Jamie Murray: Louis Cayer expects more Grand Slams for Scot

Louis Cayer and Jamie Murray
Louis Cayer oversees Jamie Murray preparing for Great Britain's recent Davis Cup tie against Japan

The man who has helped guide Jamie Murray to the top of the world rankings believes the Scot can add more Grand Slams to his Australian Open victory.

Louis Cayer, Murray's LTA coach, is widely considered to be the best doubles coach in the world.

And the Canadian says Murray and Bruno Soares are the perfect combination.

"By taking two players who combine very well to make each other look really good, I think they will do very well," he told BBC Scotland.

Cayer said Murray had changed partners following a successful pairing with Australian John Peers because he wanted Grand Slam titles.

"[Soares] was number two and three in the world for about three years," said Cayer.

"He was very, very steady and he brings a game style that will make Jamie shine because Jamie is the best in the world at the net. Everybody agrees on that.

"But he needs someone who returns a lot, who can set him up and Soares is the best in the world at that.

Jamie Murray, Louis Cayer and Andy Murray
Cayer (centre) hopes the Murray brothers can enjoy Olympic success in Rio

"Hopefully, they can finish as a team at number one, because right now they are leading the race."

Cayer first coached Murray in 2006, but it was not until three years ago that they resumed their relationship, at a point when the Scot was considering retiring, having dropped to 92 in the rankings.

"I said, if we work with you, it's because you've got to aim to be the best, to be number one and he said 'OK, I'll do whatever it takes' and he did that, legally of course," said Cayer.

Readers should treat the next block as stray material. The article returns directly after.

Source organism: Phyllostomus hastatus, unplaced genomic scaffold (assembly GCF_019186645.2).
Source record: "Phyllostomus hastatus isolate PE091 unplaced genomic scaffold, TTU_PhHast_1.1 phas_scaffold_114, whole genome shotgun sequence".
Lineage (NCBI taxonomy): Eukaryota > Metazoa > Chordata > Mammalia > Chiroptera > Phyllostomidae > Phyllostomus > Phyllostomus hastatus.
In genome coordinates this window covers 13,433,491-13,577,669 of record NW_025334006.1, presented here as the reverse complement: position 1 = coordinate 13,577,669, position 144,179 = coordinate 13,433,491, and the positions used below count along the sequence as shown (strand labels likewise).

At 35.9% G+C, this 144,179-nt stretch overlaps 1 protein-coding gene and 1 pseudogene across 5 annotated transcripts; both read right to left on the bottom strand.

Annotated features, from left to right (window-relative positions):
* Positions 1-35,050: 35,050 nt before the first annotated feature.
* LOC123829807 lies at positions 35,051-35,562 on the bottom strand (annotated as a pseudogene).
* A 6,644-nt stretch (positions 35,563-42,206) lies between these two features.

"I think the key thing for Jamie was first of all belief because it was shaken. When you don't have belief, nothing is possible.

"Then it was to get him to accept his game style. Those who've seen him play know he chips his forehand. Nobody does that. He will lob, he will come in, he'll poach a lot and creates a lot of uncertainty and confuses opponents.

"So, instead of playing like everybody else and hitting hard, he has a very good diversity. He's accurate, placing the ball and mixing it up.

"By accepting that he could win by being different, he went very quickly to the top."

Cayer hopes to help Jamie and Andy Murray to Olympic gold in Rio this summer but for now is content to reflect on the older Murray's success in taking a number one spot that has so often been dominated by the Bryan brothers, Bob and Mike.

"I talked to him on the phone last night and he was ecstatic because, when you achieve that, it's for the rest of your life," he added.

"It's a great achievement. It's not easy to do. In the last 10 years, it was almost always a Bryan at number one and there was very little room at the top.

"And for myself it's nice. We started a journey together Jamie and I in 2006 when I arrived in the UK and to share that feeling of being number one is amazing."